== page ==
On Tuesday, Indonesia’s President Joko Widodo issued a cautionary message, advising against the Southeast Asia bloc becoming entangled in the power struggles of major nations. This warning came as regional leaders gathered for a summit aimed at addressing concerns about divisions related to peace efforts in Myanmar and reaffirming the significance of their diverse alliance.
The Indonesian President, while inaugurating the summit of the 10-member Association of Southeast Asian Nations (ASEAN), urged the group to develop a “long-term tactical strategy that is relevant and meets people’s expectations”. Widodo emphasized that ASEAN had unanimously agreed not to serve as a proxy for any global powers and urged against transforming their collective platform into a destructive arena of rivalry.
Indonesia is hosting this week the 43rd Association of Southeast Asian Nations (ASEAN) Summit in Jakarta. Additionally, a series of other significant regional meetings are taking place in conjunction with this event, including the ASEAN Plus Three Summit and East Asia Summit.
These meetings present valuable occasions for leaders within the ASEAN bloc to engage in discussions about political and security matters. They also provide opportunities for dialogues with key partners like the United States and China on these important issues.
Established during the Cold War era in the 1960s to counteract the spread of communism, ASEAN places a premium on unity and non-interference in the internal affairs of its member states. However, critics argue that this principle has limited ASEAN’s ability to address issues such as the ongoing violence in Myanmar, which has persisted since the military coup of 2021.
While ASEAN has excluded Myanmar’s military leaders from its high-level meetings, differences have emerged within the group. Indonesia has sought to engage all sides to advance an ASEAN peace plan, while Thailand has attempted to engage Myanmar’s military leadership. Malaysia, on the other hand, has called for “robust” actions against the generals, citing their obstruction of the ASEAN peace initiative.
The ongoing violence in Myanmar, which has persisted since the military coup two years ago, is beginning to have repercussions within the regional bloc. Recent reports indicate that the ruling military junta has decided to forego Myanmar’s scheduled turn as the chair of ASEAN in 2026. Furthermore, the conflict in Myanmar is casting a shadow over the bloc’s plans to admit Timor-Leste as a new member. Last month, Myanmar’s military junta ordered the expulsion of Timor-Leste’s top diplomat due to a meeting his government had with their opponents, the civilian National Unity Government (NUG). Timor-Leste’s Prime Minister Xanana Gusmao had previously stated that his country would not join ASEAN unless the crisis in Myanmar is resolved.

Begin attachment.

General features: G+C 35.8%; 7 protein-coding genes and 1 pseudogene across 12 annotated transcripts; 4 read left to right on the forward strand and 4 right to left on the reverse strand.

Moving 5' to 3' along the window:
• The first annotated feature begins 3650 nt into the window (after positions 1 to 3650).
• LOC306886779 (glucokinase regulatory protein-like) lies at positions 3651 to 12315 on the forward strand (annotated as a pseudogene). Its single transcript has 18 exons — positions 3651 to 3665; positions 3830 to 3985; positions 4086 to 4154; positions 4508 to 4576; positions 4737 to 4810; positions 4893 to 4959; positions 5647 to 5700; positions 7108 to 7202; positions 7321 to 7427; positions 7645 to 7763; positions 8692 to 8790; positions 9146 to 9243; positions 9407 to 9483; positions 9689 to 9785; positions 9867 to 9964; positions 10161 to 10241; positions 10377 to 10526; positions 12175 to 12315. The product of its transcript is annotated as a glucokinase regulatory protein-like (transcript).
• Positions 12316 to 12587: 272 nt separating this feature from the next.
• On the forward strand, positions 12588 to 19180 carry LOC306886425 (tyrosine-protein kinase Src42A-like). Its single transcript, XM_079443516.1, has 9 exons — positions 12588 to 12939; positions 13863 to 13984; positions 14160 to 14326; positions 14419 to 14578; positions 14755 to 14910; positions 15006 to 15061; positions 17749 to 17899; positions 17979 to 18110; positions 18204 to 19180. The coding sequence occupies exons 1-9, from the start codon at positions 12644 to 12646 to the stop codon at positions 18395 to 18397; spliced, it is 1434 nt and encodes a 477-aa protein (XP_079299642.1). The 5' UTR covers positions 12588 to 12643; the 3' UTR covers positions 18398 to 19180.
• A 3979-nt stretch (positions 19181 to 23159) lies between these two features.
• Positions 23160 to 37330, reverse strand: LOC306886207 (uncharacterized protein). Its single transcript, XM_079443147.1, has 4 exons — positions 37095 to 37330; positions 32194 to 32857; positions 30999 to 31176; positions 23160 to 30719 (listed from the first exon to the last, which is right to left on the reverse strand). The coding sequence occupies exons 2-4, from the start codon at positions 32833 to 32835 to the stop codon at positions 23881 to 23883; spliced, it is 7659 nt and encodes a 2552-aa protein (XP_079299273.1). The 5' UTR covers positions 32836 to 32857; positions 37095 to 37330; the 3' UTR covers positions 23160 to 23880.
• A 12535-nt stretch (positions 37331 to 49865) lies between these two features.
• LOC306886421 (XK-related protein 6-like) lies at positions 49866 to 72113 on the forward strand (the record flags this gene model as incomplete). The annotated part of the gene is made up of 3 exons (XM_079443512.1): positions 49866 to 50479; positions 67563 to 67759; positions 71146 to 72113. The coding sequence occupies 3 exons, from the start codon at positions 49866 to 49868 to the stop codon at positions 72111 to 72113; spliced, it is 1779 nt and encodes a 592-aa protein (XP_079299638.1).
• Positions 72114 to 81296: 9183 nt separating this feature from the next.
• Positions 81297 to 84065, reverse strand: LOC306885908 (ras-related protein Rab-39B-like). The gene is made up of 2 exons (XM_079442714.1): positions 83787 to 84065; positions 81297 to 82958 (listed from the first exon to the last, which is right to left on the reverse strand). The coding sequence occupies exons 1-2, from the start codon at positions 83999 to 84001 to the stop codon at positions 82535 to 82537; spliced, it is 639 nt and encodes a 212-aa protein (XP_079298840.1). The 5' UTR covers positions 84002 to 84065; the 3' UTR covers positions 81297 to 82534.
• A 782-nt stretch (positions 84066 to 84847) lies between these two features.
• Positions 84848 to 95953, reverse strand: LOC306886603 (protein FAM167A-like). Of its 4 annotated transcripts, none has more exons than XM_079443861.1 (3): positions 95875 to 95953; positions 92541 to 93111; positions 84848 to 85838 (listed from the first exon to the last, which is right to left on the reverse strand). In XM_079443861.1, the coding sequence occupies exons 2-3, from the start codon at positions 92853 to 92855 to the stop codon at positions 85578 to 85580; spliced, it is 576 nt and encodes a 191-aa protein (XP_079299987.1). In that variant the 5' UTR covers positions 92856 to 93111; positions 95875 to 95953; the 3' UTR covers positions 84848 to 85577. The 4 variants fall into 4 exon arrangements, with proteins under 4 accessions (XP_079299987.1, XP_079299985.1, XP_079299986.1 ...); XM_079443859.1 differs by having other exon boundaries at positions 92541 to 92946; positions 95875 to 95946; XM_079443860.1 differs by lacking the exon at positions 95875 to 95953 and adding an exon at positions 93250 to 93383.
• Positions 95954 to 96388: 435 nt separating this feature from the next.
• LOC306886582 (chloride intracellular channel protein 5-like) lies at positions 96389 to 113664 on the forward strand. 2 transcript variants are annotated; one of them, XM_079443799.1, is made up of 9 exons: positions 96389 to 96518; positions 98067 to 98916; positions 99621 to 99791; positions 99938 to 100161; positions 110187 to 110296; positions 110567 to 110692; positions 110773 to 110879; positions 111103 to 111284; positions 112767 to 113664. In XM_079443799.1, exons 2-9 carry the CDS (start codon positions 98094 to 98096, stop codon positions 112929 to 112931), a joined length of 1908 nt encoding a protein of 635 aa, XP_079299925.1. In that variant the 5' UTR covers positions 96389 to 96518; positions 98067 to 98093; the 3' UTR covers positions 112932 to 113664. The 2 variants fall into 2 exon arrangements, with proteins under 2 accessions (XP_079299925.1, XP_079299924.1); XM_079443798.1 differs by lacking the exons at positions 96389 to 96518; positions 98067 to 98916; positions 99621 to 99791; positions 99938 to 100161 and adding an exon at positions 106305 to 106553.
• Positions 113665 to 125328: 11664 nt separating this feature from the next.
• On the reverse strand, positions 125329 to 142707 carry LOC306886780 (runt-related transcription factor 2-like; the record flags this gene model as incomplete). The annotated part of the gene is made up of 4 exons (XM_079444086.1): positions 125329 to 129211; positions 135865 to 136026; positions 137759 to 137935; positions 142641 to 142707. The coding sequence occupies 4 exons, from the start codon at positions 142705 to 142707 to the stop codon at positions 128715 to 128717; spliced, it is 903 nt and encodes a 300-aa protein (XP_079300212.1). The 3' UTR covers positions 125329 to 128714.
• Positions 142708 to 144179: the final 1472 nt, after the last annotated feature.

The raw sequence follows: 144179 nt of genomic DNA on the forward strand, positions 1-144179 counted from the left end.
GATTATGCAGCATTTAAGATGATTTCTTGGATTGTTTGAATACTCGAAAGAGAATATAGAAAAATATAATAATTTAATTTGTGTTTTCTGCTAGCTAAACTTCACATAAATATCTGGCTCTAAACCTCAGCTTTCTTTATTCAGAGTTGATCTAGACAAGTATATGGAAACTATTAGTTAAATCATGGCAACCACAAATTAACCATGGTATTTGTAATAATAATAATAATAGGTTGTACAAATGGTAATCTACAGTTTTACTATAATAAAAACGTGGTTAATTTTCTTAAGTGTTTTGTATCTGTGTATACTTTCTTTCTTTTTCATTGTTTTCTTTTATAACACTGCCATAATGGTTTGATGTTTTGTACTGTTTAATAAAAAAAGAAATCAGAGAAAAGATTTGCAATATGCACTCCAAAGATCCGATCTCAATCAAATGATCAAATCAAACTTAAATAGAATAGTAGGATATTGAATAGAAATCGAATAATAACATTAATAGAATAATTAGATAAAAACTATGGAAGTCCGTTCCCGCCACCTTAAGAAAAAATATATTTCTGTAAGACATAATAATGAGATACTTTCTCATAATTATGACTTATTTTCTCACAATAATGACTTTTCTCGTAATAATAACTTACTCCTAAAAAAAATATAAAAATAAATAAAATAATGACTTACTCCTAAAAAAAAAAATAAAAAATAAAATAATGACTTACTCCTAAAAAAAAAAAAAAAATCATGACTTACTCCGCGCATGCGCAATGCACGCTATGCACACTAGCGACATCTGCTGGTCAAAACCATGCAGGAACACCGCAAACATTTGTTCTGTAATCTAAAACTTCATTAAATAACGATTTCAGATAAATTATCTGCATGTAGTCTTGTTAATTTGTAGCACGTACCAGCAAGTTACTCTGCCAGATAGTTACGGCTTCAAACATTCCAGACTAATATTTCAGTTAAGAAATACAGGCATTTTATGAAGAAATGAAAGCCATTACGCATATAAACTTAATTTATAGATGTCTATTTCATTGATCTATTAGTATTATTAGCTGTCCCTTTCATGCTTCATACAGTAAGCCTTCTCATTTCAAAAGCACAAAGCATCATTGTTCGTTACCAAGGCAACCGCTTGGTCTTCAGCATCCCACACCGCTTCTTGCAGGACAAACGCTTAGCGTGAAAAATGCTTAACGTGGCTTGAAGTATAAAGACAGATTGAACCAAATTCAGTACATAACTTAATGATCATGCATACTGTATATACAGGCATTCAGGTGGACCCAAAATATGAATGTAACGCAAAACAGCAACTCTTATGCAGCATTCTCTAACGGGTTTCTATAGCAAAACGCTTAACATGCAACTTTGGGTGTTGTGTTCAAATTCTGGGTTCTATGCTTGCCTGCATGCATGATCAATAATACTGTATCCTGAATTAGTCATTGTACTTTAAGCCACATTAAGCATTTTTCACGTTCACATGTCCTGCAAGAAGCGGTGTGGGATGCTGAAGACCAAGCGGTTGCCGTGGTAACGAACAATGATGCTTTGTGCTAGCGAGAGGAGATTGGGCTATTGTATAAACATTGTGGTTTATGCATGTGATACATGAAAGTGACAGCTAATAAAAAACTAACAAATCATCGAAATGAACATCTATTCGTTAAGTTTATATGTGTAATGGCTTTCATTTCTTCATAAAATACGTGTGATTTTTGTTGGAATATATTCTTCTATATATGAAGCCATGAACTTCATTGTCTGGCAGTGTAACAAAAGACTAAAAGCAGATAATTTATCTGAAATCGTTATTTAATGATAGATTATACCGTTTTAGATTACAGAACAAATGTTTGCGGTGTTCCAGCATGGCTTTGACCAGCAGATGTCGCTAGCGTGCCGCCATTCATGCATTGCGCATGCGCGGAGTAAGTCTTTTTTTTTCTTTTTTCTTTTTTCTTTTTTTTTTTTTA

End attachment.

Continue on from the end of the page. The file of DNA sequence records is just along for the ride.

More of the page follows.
Other countries have other problems that need to be tackled. Before leaving for the summit, South Korean President Yoon Suk Yeol wants to advocate for a more robust response to North Korea’s missile and nuclear programmes during summit discussions this week. He asserted that these weapons represent a fundamental threat to the region.
The looming rivalry between China and the United States also casts a shadow over the summit. Some ASEAN members have cultivated close diplomatic, economic, and military ties with Beijing, while others exercise caution.
The timing of the summit is noteworthy as China recently released a map featuring a “10-dash line,” outlining its expansive claims in the South China Sea. This move is likely to add urgency to negotiations for a long-awaited code of conduct in this strategically important region. Malaysia, Vietnam, and the Philippines, ASEAN member states with overlapping claims in the South China Sea, have rejected China’s map.
Later in the week, ASEAN leaders will convene for an East Asia summit, a broader forum that includes China, India, Japan, Russia, and the United States. Notably, U.S. President Joe Biden is not attending the talks, with Vice President Kamala Harris representing the United States. Chinese Premier Li Qiang will also be in attendance.